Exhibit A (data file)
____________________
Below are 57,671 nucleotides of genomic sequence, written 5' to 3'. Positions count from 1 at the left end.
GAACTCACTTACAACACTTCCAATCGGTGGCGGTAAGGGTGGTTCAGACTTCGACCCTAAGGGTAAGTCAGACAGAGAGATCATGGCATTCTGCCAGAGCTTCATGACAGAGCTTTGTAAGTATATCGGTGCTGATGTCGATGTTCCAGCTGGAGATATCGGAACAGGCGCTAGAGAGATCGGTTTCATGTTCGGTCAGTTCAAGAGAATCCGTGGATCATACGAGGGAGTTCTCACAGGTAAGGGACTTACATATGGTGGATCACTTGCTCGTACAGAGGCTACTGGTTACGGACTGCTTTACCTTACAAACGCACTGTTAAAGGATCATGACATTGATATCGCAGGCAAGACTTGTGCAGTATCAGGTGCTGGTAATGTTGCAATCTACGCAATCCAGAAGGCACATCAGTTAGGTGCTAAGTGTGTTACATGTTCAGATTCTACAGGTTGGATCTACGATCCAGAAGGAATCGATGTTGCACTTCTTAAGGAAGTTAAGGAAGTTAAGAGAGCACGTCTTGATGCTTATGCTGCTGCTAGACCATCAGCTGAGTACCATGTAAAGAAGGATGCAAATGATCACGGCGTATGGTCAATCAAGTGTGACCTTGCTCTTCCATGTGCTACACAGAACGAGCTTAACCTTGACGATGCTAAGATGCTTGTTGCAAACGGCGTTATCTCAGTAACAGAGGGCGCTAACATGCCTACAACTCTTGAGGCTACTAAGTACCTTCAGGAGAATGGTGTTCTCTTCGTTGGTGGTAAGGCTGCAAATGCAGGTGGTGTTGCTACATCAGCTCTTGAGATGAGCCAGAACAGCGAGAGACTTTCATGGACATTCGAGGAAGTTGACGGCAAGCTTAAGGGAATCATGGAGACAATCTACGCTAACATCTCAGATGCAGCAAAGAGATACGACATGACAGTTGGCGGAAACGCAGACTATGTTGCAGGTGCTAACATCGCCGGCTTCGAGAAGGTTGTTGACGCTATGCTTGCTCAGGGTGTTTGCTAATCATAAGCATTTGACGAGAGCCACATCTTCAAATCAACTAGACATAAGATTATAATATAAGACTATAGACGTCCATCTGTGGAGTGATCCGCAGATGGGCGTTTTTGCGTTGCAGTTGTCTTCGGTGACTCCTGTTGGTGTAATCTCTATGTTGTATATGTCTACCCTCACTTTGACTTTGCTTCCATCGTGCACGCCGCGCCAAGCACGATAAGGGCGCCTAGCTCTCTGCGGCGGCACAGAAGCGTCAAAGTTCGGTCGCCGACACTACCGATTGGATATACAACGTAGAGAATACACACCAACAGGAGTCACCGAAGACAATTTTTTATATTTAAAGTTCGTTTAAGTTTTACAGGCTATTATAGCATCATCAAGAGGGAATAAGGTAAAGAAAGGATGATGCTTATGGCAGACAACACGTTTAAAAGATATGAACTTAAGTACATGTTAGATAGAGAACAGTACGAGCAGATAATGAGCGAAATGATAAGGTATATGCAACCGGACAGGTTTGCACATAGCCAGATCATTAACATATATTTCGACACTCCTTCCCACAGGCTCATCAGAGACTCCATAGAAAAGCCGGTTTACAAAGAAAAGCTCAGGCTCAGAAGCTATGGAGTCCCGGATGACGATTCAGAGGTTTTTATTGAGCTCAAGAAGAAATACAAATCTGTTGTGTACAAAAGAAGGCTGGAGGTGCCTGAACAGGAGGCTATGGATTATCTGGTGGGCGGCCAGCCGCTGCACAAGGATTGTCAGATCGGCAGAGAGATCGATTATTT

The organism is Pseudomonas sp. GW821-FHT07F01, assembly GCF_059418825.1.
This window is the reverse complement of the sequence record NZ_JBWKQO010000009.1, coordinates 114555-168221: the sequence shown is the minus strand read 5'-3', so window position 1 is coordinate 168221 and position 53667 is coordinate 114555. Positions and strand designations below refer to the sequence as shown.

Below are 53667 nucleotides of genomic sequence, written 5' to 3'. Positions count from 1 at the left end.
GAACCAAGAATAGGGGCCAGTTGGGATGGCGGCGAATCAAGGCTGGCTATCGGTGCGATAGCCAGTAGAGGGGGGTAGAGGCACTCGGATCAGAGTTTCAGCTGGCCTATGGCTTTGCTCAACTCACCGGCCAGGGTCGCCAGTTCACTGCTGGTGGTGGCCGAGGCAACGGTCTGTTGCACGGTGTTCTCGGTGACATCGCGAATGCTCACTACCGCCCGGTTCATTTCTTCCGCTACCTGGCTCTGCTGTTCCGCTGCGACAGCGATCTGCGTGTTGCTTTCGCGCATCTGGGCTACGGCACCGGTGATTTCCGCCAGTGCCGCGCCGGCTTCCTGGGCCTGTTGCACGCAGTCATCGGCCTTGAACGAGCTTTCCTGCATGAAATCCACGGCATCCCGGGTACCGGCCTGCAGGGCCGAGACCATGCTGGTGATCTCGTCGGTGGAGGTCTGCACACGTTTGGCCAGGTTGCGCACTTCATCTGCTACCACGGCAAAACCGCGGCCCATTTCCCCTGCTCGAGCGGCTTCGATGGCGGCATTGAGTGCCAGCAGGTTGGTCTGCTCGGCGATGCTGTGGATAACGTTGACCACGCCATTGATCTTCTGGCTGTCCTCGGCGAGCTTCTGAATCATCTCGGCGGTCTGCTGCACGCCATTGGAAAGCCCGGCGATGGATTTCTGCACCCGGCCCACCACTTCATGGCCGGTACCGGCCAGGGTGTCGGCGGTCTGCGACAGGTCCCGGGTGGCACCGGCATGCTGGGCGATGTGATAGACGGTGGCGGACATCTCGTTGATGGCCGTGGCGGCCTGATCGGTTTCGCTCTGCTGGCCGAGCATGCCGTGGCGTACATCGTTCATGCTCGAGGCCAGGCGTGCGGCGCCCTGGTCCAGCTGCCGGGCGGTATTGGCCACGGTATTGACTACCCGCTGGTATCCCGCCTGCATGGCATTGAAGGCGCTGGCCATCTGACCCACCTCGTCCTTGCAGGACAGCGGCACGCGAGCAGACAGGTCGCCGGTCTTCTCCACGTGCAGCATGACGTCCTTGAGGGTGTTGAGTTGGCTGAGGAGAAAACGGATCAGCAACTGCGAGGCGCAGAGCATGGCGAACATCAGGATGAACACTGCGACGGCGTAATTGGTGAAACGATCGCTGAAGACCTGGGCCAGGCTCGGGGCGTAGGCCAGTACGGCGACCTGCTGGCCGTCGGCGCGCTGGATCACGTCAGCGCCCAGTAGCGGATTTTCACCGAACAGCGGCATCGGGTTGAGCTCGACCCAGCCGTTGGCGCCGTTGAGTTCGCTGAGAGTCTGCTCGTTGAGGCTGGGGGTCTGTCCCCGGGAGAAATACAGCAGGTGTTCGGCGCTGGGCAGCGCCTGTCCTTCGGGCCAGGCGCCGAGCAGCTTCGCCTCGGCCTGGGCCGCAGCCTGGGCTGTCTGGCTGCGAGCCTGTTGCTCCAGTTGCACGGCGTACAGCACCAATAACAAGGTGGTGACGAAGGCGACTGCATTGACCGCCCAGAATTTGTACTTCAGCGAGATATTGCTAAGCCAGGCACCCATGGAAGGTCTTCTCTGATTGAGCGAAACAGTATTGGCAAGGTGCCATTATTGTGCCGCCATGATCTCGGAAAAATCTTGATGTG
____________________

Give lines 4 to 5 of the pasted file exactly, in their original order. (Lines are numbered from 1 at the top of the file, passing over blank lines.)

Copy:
This window is the reverse complement of the sequence record NZ_JBWKQO010000009.1, coordinates 114555-168221: the sequence shown is the minus strand read 5'-3', so window position 1 is coordinate 168221 and position 53667 is coordinate 114555. Positions and strand designations below refer to the sequence as shown.

Below are 53667 nucleotides of genomic sequence, written 5' to 3'. Positions count from 1 at the left end.